Last edited by 47driver; 09-27-2006, 04:20 PM.


            • #7
              47driver sorry for your woe's. i also just spent alot of money rebuilding my 401 1,700.00$. i see you spent 1,300.00.$, plus a new timing cover= roughly 1,700.00$. i hav'nt started mine yet though, hopeing it works out. i'll follow this to see if i might also have to do something else. i'm not sure but i think fubar is talking about those gears that are driven by the distributor. i know mine were worn out thats why i optide to get a new cover and oil pump cover and gears, to try and cover all my base's. hope that helps.
              Last edited by 1tuffcj; 09-27-2006, 06:52 PM.


              • #8
                All engines have an oil pump pickup of some sort, and most have a screen to filter out the large particles that will ruin an oil pump. With a push rod going through a rocker, you may have debris clogging your pickup.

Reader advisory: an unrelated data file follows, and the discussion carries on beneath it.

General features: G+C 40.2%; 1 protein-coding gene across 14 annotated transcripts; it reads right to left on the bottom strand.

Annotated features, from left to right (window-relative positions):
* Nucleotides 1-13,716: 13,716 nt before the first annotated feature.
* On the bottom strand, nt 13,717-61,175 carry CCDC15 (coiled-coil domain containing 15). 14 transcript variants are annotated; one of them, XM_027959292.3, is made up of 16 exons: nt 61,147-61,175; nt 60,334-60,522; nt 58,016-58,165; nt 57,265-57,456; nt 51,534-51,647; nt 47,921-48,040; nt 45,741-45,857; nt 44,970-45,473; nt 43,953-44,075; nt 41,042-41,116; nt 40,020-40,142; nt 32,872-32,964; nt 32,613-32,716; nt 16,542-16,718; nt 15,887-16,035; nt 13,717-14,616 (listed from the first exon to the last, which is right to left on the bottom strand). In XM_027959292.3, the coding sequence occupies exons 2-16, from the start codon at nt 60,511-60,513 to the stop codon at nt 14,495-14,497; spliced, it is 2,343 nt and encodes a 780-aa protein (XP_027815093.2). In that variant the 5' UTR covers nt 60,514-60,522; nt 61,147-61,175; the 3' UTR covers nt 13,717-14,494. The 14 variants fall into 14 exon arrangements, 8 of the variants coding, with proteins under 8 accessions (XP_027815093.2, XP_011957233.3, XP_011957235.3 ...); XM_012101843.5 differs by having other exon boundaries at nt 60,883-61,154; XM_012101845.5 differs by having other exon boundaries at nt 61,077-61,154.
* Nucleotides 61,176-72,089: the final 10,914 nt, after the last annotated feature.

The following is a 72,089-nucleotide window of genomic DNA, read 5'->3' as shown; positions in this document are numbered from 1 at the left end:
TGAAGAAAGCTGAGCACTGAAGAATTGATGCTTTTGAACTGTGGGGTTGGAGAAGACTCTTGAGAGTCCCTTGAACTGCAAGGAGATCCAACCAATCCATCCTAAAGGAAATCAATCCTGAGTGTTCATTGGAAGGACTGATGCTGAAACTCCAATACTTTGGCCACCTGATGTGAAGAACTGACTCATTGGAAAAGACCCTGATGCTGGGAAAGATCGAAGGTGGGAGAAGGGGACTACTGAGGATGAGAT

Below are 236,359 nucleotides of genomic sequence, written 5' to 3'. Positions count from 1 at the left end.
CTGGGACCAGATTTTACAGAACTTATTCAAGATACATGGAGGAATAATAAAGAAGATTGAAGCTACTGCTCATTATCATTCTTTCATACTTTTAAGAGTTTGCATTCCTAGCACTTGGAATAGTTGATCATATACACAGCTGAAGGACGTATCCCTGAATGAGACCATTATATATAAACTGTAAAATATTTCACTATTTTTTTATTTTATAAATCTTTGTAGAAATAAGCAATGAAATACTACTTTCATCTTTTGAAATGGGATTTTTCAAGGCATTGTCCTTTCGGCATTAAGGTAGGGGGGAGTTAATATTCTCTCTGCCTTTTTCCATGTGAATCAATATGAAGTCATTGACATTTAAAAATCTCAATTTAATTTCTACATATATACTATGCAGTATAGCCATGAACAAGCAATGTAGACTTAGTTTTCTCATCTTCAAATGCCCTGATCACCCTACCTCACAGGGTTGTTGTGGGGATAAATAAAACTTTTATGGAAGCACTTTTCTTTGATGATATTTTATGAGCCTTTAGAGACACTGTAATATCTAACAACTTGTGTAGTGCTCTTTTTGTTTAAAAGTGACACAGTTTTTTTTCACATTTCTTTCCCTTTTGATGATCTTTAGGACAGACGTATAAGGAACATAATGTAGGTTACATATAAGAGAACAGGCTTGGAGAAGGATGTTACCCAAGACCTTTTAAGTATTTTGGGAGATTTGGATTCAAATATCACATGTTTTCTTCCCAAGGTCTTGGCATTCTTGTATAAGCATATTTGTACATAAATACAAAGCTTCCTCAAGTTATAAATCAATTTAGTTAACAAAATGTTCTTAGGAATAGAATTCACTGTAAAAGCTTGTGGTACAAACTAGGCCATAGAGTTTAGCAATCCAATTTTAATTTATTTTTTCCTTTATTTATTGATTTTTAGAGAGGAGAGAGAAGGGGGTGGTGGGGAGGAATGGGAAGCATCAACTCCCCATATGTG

I am not really familiar with AMC V8 engines, but you should prime the oil pump after a rebuild, and this is how I have always done it with Chevy engines.

                1. Make sure everything is together and ready for oil (Oil cooler lines are notorious for somehow not getting connected ) and remove the valve covers.

                2. Fill the oil pan with fresh oil.

                3. On a tempermental engine I have removed the oil filter and poured oil into the pump outlet as an initial prime.

                4. Using either a special oil pump priming tool, a distributor with the timing gear removed, or a screwdriver in a drill, Turn the oil pump with a drill motor until oil is visible at the rocker arms.

                5. Rotate the motor 1 complete crankshaft revolution and repeat step 4.

                6. Finish putting it together and start it up.

                I never use petroleum jelly, grease or even assembly lube in the oil pump, just too much chance of it not dissolving right away and plugging something important.